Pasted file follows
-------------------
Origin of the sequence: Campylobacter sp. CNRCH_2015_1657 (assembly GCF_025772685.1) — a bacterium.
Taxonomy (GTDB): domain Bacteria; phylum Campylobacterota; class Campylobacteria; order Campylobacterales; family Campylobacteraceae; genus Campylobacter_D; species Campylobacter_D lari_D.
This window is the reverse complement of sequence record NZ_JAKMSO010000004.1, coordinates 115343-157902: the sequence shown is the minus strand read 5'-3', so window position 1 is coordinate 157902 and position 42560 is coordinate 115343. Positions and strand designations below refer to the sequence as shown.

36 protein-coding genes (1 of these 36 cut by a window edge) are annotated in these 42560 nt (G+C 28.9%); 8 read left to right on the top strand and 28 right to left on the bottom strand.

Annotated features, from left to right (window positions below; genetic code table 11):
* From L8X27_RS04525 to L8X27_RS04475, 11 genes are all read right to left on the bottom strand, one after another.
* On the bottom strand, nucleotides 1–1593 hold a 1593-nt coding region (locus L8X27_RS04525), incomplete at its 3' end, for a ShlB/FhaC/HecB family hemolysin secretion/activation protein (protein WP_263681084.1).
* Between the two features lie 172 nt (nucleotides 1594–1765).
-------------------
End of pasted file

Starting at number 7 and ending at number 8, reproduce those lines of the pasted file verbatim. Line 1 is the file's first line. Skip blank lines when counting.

* On the bottom strand, nucleotides 1–1593 hold a 1593-nt coding region (locus L8X27_RS04525), incomplete at its 3' end, for a ShlB/FhaC/HecB family hemolysin secretion/activation protein (protein WP_263681084.1).
* Between the two features lie 172 nt (nucleotides 1594–1765).